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Cyclist fatalities increase by more than 20%
While the number of fatal car accidents involving motorists in Belgium have decreased this year, fatalities involving cyclists are up. The figures come from the third-quarter road safety barometer published by the Vias Institute.
The number of deadly traffic accidents involving motorists in the first nine months of 2018 have decreased overall by 4.6% on the same period last year. There were 333 deaths of drivers and passengers, 16 fewer than last year, and an all-time low for Belgium for the period. Personal injuries were also down slightly.
The figures show a major improvement over 10 years ago when the number of deaths of motorists numbered nearly 650 in the first nine months of the year. Federal mobility minister Francois Bellot was pleased with the trend, but pointed out that a 4.6% decrease was not enough to ensure his department’s goal of less than 420 fatalities by 2020.
“We recently saw the first convictions of drunk drivers that resulted in an alcohol lock,” said Bellot, “and more will follow. This will help us in our fight against alcohol behind the wheel. Other measures taken against repeat offenders should also begin to bear fruit.”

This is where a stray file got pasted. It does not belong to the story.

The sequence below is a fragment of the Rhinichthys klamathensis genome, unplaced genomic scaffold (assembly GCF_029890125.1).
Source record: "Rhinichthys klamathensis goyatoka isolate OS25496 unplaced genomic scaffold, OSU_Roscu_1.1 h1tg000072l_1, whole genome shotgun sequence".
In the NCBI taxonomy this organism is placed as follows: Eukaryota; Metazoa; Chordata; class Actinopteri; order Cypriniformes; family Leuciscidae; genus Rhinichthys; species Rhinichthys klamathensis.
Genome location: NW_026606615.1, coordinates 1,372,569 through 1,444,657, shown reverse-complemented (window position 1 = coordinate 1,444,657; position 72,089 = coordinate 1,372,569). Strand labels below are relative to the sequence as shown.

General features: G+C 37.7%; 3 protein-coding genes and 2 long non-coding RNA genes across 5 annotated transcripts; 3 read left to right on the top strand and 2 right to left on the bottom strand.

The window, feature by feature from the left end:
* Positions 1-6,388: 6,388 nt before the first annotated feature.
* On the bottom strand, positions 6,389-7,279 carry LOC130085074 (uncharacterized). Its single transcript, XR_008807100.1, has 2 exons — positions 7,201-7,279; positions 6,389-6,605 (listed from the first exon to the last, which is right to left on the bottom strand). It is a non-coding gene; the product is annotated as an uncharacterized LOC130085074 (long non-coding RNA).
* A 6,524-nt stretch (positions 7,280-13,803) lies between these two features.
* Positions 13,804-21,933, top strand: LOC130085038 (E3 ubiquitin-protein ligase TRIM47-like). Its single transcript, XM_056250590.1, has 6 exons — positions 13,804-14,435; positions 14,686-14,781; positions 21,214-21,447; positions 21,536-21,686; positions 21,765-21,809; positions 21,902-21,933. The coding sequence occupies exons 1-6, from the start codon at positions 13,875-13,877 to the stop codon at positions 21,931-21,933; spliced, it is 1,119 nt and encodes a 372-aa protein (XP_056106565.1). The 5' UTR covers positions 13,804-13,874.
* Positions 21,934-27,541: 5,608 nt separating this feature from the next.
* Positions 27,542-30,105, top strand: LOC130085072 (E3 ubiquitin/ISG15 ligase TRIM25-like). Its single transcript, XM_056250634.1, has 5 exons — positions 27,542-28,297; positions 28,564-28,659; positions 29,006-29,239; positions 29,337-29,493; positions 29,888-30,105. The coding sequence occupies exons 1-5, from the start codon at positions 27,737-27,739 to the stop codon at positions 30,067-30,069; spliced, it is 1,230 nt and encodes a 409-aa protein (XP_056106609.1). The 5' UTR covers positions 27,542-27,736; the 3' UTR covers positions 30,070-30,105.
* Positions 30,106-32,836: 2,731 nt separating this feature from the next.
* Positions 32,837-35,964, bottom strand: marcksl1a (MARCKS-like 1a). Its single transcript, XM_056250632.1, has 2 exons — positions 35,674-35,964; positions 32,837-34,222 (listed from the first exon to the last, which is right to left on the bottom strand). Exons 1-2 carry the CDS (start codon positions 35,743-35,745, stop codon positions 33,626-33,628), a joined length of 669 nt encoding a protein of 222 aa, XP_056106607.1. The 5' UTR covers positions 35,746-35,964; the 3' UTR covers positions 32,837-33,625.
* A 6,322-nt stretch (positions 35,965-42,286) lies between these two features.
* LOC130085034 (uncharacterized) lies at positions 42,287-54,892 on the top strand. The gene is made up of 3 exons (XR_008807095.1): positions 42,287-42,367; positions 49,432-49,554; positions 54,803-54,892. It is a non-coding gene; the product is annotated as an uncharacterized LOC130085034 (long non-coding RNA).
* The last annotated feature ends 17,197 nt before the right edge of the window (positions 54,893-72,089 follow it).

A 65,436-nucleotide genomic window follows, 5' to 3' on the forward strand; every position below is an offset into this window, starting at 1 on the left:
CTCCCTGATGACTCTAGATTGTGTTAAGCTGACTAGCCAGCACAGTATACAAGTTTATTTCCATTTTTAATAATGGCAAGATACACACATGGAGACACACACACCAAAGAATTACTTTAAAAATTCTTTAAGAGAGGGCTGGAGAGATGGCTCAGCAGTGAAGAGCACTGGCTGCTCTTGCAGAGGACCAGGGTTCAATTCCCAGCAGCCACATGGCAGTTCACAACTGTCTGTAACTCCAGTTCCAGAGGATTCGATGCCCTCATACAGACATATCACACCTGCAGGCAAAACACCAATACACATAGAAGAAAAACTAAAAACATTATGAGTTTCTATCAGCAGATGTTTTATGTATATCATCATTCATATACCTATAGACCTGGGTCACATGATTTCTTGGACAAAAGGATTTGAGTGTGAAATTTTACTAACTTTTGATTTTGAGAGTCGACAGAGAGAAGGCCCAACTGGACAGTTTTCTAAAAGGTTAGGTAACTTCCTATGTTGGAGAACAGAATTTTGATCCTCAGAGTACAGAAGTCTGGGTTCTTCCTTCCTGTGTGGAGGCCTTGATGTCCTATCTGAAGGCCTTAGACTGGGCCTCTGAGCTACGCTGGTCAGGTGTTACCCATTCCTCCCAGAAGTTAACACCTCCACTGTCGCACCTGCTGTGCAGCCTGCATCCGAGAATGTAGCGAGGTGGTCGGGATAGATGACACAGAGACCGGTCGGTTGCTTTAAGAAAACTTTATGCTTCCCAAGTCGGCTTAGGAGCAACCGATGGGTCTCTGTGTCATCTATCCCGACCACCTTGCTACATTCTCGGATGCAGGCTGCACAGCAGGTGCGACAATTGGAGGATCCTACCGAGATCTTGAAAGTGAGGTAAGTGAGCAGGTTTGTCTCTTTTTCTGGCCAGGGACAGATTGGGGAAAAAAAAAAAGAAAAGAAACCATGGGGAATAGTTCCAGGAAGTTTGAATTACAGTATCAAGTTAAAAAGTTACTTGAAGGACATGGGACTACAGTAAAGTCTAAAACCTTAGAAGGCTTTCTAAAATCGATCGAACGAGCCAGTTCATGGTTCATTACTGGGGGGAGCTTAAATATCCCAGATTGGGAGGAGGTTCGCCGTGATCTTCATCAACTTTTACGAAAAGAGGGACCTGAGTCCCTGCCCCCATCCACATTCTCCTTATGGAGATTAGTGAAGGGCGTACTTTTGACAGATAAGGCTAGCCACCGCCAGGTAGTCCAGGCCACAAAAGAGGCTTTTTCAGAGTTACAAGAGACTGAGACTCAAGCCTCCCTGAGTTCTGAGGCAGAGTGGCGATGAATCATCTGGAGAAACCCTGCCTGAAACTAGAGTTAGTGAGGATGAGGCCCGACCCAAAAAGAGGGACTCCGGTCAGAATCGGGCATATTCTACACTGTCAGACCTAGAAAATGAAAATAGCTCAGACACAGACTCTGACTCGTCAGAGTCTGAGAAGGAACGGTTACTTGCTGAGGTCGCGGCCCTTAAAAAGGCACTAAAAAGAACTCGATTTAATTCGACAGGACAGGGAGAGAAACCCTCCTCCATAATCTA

Cycle and motorcycle deaths up
For cyclists in Belgium, the news is less good: Accident-related deaths increased by 21%. While in the first nine months of 2017, the number of cyclist fatalities was 33, this year it was 40. According to the barometer, there was a similar trend for motorcyclists, from 51 to 57 deaths, for an increase of 11%.
“Flanders saw most of the increase in the number of fatalities of cyclists,” said Vias in a statement. “For motorcyclists, we see the biggest increase in Wallonia. The weather, with many sunny days and little rain definitely played a role in these trends.”
In related news, anyone using a super-fast electric bicycle in Belgium must now have a number plate. The new law came into force yesterday. It applies to S-Pedelecs, which have motors greater than 250w and can therefore reach speeds of up to 45 kilometres an hour.
Riders of S-Pedelecs, which are classified as mopeds, must also be 16 or older, wear a helmet and possess a driving licence for a moped or car. Anyone caught breaking the law can be fined €116.